Though golden showers
May cum your way,
They bring okane
And that’s okay
(with apologies to Al Jolson)
In 1993, a new shop named Oshikko Kansho Kurabu (The Pee Appreciation Club) opened for business in Tokyo’s Ikebukuro district.
Upon payment of 20,000 yen admission, reports Nikkan Gendai (July 25), male customers were treated to the sight of a female in her late teens or early 20s squatting above a Japanese-style washiki benjo and releasing a torrent of urine.
The girls initially felt considerable embarrassment in being viewed at such an intimate moment, particularly when their bladder discharge was accompanied by a zephyr of sound effects — upon which they invariably blushed hotly.
Many of the customers went for options that included donning swimming goggles while the girls urinated on their face; a few actually went so far as to imbibe the urine.
The 60-minute session culminated in a vigorous bareback blow-job.
So popular was the service that clients flocked to Ikebukuro from all over the country, one regular reportedly making a weekly trip all the way from Okinawa.
Around six months after the shop’s opening, however, the girls’ supply of pee began to dry up.
To battle this urinary drought, the manager plied them with plenty of water and Pocari Sweat; but after an eight-hour shift of constant peeing, they found their urethra output was beginning to diminish. And what’s more, clients who cocked their ears in anticipation of that exotic whoosh signifying a whiz found nary a noise to be heard.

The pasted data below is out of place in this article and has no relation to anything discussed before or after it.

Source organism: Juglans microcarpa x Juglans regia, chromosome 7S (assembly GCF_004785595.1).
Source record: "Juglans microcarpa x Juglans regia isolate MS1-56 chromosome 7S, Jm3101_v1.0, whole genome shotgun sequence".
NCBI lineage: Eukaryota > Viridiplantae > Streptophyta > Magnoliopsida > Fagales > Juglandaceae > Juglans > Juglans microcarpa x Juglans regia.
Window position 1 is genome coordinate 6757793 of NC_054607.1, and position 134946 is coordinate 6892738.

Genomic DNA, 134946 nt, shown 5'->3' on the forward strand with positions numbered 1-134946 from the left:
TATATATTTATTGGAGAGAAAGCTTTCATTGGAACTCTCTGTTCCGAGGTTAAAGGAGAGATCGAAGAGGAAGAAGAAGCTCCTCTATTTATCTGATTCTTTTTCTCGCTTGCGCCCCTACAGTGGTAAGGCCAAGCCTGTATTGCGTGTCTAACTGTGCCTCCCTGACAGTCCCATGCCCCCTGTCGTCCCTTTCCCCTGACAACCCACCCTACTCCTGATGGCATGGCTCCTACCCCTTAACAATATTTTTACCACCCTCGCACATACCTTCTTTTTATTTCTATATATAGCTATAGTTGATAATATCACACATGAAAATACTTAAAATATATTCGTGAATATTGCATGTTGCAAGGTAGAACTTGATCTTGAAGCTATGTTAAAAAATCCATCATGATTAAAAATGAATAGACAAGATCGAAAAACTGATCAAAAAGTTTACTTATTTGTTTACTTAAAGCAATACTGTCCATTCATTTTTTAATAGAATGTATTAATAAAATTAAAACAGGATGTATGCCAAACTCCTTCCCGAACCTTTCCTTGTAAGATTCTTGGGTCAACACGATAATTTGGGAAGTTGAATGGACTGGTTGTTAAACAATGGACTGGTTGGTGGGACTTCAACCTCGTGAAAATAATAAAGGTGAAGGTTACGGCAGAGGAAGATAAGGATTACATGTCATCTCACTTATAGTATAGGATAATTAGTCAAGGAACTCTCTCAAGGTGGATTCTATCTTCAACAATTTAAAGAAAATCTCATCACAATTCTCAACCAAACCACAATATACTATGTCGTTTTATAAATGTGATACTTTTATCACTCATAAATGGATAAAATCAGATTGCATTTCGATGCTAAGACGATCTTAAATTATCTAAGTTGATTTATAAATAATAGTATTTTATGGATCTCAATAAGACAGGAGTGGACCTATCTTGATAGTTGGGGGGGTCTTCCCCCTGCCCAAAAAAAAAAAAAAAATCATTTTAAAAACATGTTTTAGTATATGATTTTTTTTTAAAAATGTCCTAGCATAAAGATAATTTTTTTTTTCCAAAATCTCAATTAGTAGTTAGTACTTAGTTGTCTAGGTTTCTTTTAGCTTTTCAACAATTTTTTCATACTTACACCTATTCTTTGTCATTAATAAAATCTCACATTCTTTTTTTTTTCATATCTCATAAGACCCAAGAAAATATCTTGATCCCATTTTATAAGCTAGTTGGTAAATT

To keep the tills flowing, management then desperately began dispensing diuretics.
“They seem to be straining to produce pee,” a customer, who noticed the declining drip, complained to management. “They’re taking some kind of drug, aren’t they?”
Increasingly pissed off, more workers began quitting, and candidates to replace them proved to be sorely limited.
Despite the steady customer demand to watch women wee-wee, the shop found its reservoir of willing workers running low, and less than two years after opening, the business dried up for good. (K.S.)
Source: “Ogon mizubusoku de tsubureta oshikko kansho kurabu,” Nikkan Gendai (July 25, page 28)
Note: Brief extracts from Japanese vernacular media in the public domain that appear here were translated and summarized under the principle of “fair use.” Every effort has been made to ensure accuracy of the translations. However, we are not responsible for the veracity of their contents. The activities of individuals described herein should not be construed as “typical” behavior of Japanese people nor reflect the intention to portray the country in a negative manner. Our sole aim is to provide examples of various types of reading matter enjoyed by Japanese.